[News] Walter Mosely & RF Williams on Watts

Anti-Imperialist News News at freedomarchives.org
Fri Aug 12 11:58:59 EDT 2005



<http://www.infoshop.org/inews/article.php?story=20050811141418132>Watts 
Riot: Aug. 11, 1965: The day oppression 
<http://www.infoshop.org/inews/article.php?story=20050811141418132>exploded

The riot was a rebellion, a naturally formed revolution, an unconscious 
expression of a people who had lived entire lives, many generations, in a 
state of enforced unconsciousness. It was about people who were poor and 
undereducated, people who had no motherland or mother tongue or even a 
history as far as most of them knew.

Aug. 11, 1965: The day oppression exploded

Aug. 11, 2005

By Walter Mosley

Special to the Los Angeles Times

What we remember about Watts and its environs that hot summer is not nearly 
as important as what we forget.

Many of us remember a young man arrested on Aug. 11, 1965, for a crime he 
may or may not have committed and the way the streets of Los Angeles became 
a war zone. Whole blocks went up in flames. Dozens died. The National Guard 
was called out. Five days of violence blazed, and the whole nation, the 
whole world, took notice.

What we don’t remember, what many of us never really considered, was that 
this was a mass political action that had no leaders, no apologists, no 
internal critics. The Watts riot was a spontaneous act of a people who had 
been oppressed, emasculated and impoverished for too long.

The riot was a rebellion, a naturally formed revolution, an unconscious 
expression of a people who had lived entire lives, many generations, in a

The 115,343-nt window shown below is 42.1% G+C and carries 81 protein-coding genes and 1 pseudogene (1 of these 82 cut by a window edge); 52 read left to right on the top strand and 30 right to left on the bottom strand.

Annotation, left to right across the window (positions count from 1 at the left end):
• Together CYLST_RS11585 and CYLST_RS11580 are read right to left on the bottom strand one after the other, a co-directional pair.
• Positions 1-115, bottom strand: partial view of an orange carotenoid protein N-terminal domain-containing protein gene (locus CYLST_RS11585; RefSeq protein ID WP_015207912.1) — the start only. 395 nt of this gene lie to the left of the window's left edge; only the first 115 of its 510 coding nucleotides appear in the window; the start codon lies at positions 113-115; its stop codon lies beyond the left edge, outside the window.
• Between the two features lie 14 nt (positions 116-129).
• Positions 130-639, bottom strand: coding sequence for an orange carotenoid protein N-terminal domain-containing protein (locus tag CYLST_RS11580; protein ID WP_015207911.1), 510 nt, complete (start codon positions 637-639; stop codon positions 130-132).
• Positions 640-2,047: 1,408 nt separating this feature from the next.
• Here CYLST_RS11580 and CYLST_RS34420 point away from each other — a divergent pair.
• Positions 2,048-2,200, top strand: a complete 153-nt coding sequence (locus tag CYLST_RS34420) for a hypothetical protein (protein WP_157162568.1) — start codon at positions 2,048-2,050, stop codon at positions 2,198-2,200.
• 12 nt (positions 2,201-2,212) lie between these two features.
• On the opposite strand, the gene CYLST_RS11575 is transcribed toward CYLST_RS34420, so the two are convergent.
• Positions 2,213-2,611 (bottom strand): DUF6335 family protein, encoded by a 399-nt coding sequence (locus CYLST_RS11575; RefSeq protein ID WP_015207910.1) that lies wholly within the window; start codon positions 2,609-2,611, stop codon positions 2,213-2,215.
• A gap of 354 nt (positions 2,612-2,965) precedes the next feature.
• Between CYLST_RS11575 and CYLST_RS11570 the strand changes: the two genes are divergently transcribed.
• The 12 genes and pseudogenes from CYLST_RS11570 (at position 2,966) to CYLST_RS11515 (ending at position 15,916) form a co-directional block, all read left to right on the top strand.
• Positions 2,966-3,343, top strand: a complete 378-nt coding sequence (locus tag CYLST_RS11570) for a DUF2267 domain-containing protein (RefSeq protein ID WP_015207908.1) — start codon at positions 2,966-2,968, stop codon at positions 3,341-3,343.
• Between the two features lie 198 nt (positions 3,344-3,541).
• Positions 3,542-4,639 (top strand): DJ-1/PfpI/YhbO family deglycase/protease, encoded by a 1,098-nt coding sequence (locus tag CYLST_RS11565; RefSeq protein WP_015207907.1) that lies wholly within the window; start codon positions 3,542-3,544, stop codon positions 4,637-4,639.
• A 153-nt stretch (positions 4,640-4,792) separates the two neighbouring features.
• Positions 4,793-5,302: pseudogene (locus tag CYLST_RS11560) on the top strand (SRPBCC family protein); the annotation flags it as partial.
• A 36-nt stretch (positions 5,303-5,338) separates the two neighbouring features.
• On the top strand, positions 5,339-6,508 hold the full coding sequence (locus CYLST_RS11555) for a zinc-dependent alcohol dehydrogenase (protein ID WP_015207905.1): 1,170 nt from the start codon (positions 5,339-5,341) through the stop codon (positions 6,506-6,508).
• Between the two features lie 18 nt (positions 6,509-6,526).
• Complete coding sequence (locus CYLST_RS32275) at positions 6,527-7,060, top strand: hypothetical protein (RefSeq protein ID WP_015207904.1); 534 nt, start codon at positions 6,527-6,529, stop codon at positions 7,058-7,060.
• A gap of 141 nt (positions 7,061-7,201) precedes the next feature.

state of enforced unconsciousness. It was about people who were poor and 
undereducated, people who had no motherland or mother tongue or even a 
history as far as most of them knew.

I was 12 years old that summer. My parents had moved west by then, over 
near Fairfax and Pico in West Los Angeles. But on the third night of the 
riot, I found myself being driven through parts of town that were rife with 
burning, looting and violence. One might think that this would provide me 
with an interesting memory of that time. But I don’t find it particularly 
enlightening. Violence is merely a symptom of a deeper malady.

The citizens of Watts understood that if a black son was arrested, he was 
likely to get brutalized, railroaded, blindsided, humiliated. And that it 
didn’t have much to do with whether he was innocent or guilty.

And so young people (and some old) poured gasoline into beer bottles, added 
a rag and flicker and made a statement that had lain fallow in their hearts 
for more years than they had been living, a statement that had been 
whispered by ancestors so far back that its first utterance had been the 
murmur of slaves.

The Watts riot was unity without direction, agreement without understanding.

The Watts riot was a deep-seated anger at injustice that had gone on 
unchallenged, that was intended to go on forever. There would be no true 
power for black people. They did not deserve a history or a world view or 
even a place at most tables. The Watts riot was the product of an 
intelligence that was unaware of itself. It was an action that was artless, 
unstructured and unplanned.

So, what’s so important about this? What lesson could we possibly learn 
today from that 40-year-old expression of unrest?

Maybe some people reading these words already have an answer. Maybe they